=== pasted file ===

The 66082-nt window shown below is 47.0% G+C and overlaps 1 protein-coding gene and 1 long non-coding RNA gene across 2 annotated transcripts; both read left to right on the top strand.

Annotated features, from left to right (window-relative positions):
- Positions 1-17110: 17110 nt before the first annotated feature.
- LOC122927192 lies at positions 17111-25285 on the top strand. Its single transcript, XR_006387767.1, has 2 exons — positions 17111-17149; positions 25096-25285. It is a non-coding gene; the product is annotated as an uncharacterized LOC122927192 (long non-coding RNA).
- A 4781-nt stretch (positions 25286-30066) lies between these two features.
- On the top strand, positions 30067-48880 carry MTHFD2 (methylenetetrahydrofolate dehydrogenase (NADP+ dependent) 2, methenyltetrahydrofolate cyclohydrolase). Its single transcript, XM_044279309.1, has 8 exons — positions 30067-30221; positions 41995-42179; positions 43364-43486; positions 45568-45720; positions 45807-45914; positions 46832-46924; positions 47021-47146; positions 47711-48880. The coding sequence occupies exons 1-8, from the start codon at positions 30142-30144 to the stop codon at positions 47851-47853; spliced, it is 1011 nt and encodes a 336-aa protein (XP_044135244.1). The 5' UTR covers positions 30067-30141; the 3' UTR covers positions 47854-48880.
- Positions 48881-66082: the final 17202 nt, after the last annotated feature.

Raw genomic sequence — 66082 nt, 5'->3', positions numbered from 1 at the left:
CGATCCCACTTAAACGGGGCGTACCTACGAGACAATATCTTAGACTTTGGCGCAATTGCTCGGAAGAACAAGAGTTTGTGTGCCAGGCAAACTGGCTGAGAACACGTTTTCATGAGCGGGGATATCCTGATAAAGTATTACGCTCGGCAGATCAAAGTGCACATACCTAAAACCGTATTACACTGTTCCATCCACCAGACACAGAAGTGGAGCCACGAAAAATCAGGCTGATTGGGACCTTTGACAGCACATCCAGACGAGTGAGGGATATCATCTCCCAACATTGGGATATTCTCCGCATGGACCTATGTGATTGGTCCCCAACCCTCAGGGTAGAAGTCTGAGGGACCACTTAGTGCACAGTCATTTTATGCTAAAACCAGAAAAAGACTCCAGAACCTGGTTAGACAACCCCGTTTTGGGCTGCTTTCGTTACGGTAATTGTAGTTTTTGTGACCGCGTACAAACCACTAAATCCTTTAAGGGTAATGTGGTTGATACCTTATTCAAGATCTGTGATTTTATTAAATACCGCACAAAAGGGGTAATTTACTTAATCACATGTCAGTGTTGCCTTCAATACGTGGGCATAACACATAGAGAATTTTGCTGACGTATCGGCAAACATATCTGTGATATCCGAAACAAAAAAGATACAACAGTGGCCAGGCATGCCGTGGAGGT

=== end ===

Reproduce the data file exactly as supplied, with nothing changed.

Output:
The 66082-nt window shown below is 47.0% G+C and overlaps 1 protein-coding gene and 1 long non-coding RNA gene across 2 annotated transcripts; both read left to right on the top strand.

Annotated features, from left to right (window-relative positions):
- Positions 1-17110: 17110 nt before the first annotated feature.
- LOC122927192 lies at positions 17111-25285 on the top strand. Its single transcript, XR_006387767.1, has 2 exons — positions 17111-17149; positions 25096-25285. It is a non-coding gene; the product is annotated as an uncharacterized LOC122927192 (long non-coding RNA).
- A 4781-nt stretch (positions 25286-30066) lies between these two features.
- On the top strand, positions 30067-48880 carry MTHFD2 (methylenetetrahydrofolate dehydrogenase (NADP+ dependent) 2, methenyltetrahydrofolate cyclohydrolase). Its single transcript, XM_044279309.1, has 8 exons — positions 30067-30221; positions 41995-42179; positions 43364-43486; positions 45568-45720; positions 45807-45914; positions 46832-46924; positions 47021-47146; positions 47711-48880. The coding sequence occupies exons 1-8, from the start codon at positions 30142-30144 to the stop codon at positions 47851-47853; spliced, it is 1011 nt and encodes a 336-aa protein (XP_044135244.1). The 5' UTR covers positions 30067-30141; the 3' UTR covers positions 47854-48880.
- Positions 48881-66082: the final 17202 nt, after the last annotated feature.

Raw genomic sequence — 66082 nt, 5'->3', positions numbered from 1 at the left:
CGATCCCACTTAAACGGGGCGTACCTACGAGACAATATCTTAGACTTTGGCGCAATTGCTCGGAAGAACAAGAGTTTGTGTGCCAGGCAAACTGGCTGAGAACACGTTTTCATGAGCGGGGATATCCTGATAAAGTATTACGCTCGGCAGATCAAAGTGCACATACCTAAAACCGTATTACACTGTTCCATCCACCAGACACAGAAGTGGAGCCACGAAAAATCAGGCTGATTGGGACCTTTGACAGCACATCCAGACGAGTGAGGGATATCATCTCCCAACATTGGGATATTCTCCGCATGGACCTATGTGATTGGTCCCCAACCCTCAGGGTAGAAGTCTGAGGGACCACTTAGTGCACAGTCATTTTATGCTAAAACCAGAAAAAGACTCCAGAACCTGGTTAGACAACCCCGTTTTGGGCTGCTTTCGTTACGGTAATTGTAGTTTTTGTGACCGCGTACAAACCACTAAATCCTTTAAGGGTAATGTGGTTGATACCTTATTCAAGATCTGTGATTTTATTAAATACCGCACAAAAGGGGTAATTTACTTAATCACATGTCAGTGTTGCCTTCAATACGTGGGCATAACACATAGAGAATTTTGCTGACGTATCGGCAAACATATCTGTGATATCCGAAACAAAAAAGATACAACAGTGGCCAGGCATGCCGTGGAGGT